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Dhyana; the state of meditation is introduced at the start and end of all yoga classes. Jane holds a Masters in Traditions of Yoga and Meditation from the University of London. She is happy to guide you on your meditation journey, whatever style you favour. She has a particular interest in Hasta Mudras and Tibetan meditation. In June 2024 Jane will be leading Meditation for the School of Tibetan and Eastern Medicine at their retreat at The Abbey at Sutton Courtenay.


Each week, at 19:00 on Wednesday evenings, we practice together in our Sheepdrove Circle of Practice, in person and via zoom. You can attend weekly or pop in when you want. Book your session here so you get a place and a zoom invite All fees for the Sheepdrove Circle of Practice will be given to the charity being supported by Sheepdrove Yoga at the time.

One style of meditation, Mindfulness, is taught in a group setting in 8 Week Mindfulness Meditation courses throughout the year, online and in person. It can also be taught on a 1-2-1 basis.

One day Silent Retreats are also offered through the year online and in person. The Silent Retreats qualify for BAMBA continuing professional development. In Feb 2024 Jane will be co-leading a 3 day residential Mindfulness Retreat for teachers from The Abbey at Sutton Courtenay. Please talk to Jane direct if you are interested in residential retreats in the future.


What is Mindfulness?

"Mindfulness means maintaining a moment-by-moment awareness of our thoughts, feelings, bodily sensations, and surrounding environment, through a gentle, nurturing lens. It also involves acceptance, meaning we pay attention to our thoughts and feelings without judging them - without believing, for instance, that there's a "right" or "wrong" way to think or feel in a given moment. When we practice mindfulness, our thoughts tune into what we're sensing in the present moment rather than rehashing the past or imagining the future." Mindfulness is a secular practice which has been popularised in recent years, in part through the work of Jon Kabat-Zinn and his Mindfulness-Based Stress Reduction (MBSR) program, which he launched at the University of Massachusetts Medical School in 1979. Since that time, thousands of scientific studies have documented the physical and mental health benefits of mindfulness in general.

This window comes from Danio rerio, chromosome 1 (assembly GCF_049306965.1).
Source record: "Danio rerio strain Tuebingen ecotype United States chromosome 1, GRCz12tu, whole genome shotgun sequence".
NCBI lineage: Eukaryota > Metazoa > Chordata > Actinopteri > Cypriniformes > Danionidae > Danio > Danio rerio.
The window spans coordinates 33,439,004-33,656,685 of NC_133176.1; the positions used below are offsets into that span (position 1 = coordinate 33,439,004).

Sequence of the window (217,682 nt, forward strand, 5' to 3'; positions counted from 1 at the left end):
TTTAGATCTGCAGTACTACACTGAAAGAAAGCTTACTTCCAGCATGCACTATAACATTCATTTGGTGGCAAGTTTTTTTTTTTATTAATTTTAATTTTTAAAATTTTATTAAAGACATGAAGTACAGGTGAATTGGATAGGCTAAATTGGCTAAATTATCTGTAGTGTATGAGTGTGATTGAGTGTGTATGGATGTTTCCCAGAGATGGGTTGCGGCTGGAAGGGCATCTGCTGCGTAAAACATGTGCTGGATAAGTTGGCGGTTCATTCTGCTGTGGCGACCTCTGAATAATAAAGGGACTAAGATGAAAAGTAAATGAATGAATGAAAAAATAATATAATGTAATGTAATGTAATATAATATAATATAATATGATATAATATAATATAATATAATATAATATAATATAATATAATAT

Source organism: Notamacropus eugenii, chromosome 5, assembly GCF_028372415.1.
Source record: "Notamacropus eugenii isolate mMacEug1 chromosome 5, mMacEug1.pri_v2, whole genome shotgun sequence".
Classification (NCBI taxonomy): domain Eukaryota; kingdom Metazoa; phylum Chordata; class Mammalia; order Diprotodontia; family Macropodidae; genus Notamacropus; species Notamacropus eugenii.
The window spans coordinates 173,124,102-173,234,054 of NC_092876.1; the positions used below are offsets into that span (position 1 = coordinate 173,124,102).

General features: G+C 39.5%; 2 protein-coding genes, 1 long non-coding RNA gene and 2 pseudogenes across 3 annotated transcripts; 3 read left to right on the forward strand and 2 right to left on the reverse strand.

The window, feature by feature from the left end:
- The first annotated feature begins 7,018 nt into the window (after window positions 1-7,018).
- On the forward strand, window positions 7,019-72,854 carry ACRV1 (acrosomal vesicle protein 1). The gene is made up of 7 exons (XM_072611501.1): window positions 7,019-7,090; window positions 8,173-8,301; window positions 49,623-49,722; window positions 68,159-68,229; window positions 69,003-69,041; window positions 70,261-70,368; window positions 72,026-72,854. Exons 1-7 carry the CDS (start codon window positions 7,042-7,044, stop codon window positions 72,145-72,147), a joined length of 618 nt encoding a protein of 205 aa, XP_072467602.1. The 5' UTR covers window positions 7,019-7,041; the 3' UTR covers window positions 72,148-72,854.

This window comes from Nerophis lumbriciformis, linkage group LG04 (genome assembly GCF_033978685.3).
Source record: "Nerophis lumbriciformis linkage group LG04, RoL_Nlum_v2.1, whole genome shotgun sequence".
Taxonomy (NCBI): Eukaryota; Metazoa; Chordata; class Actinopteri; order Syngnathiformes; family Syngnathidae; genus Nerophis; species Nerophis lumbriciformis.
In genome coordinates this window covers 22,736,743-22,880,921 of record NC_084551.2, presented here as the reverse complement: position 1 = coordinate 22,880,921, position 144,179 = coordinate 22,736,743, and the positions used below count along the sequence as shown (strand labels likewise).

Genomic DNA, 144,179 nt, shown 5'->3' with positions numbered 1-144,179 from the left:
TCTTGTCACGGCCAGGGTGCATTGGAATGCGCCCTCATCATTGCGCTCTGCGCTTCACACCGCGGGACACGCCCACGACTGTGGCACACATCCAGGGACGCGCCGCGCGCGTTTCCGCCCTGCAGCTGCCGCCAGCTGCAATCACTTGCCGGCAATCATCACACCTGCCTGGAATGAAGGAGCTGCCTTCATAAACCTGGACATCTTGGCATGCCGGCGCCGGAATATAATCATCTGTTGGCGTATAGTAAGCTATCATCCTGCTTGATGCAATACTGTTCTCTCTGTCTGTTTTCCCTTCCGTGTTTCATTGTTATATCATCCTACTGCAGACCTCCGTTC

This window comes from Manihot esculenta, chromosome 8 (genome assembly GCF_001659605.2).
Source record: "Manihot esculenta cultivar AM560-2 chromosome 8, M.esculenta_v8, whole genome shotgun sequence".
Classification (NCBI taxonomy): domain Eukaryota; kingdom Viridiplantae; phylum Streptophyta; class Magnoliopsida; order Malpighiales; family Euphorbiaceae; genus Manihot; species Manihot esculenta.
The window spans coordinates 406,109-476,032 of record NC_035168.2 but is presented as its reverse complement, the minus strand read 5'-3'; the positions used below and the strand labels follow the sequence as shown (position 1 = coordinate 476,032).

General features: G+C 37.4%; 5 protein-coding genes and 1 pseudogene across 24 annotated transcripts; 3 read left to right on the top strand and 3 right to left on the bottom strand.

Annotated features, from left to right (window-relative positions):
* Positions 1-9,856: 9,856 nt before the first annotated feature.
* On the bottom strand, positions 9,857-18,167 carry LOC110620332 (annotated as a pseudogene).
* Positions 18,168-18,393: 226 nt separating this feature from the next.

Why Mindfulness is useful?
Developing awareness through the practice of mindfulness allows you to know your thoughts, feelings and emotions as they happen. This  will give you a lot more choice about how to respond in any given situation. Instead of reacting automatically you can learn to respond more creatively.

This sense of personal autonomy and choice is extremely important in reducing stress associated with painful health conditions, or other problematic situations. “Our brains are always being shaped, wittingly or unwittingly,” says pioneering mindfulness researcher Richard Davidson. Mindfulness, “is a way of taking responsibility for your own mind. With mindfulness you can develop greater stress resilience and increase your well-being."

If there is no current course and you would like to start a 1-2-1 Mindfulness Course or Meditation practice with Jane please book  here 


The next 8 Week Group course is likely to be held in May 2024 - if you are interested in joining the next 8 Week course in 2024 contact Jane on

Jane is a qualified Meditation and Mindfulness MBSR and Breathworks Teacher and registered with BAMBA - the leading organization of British Association of Mindfulness-Based Approaches

What Clients Say                       


I wasn’t sure what to expect from Jane’s one day silent retreat and was a little nervous! However,  I came out of it feeling very secure in who I was and how to just be, whether that being was an example of my best self or my more doubting sometimes anxious self.  It was a journey of acceptance and setting good intentions to keep that acceptance comfortable. Very well led, in beautiful surroundings I was able to quietly just feel …………….and I felt very safe and supported doing so.  

Thank you, Jane.  

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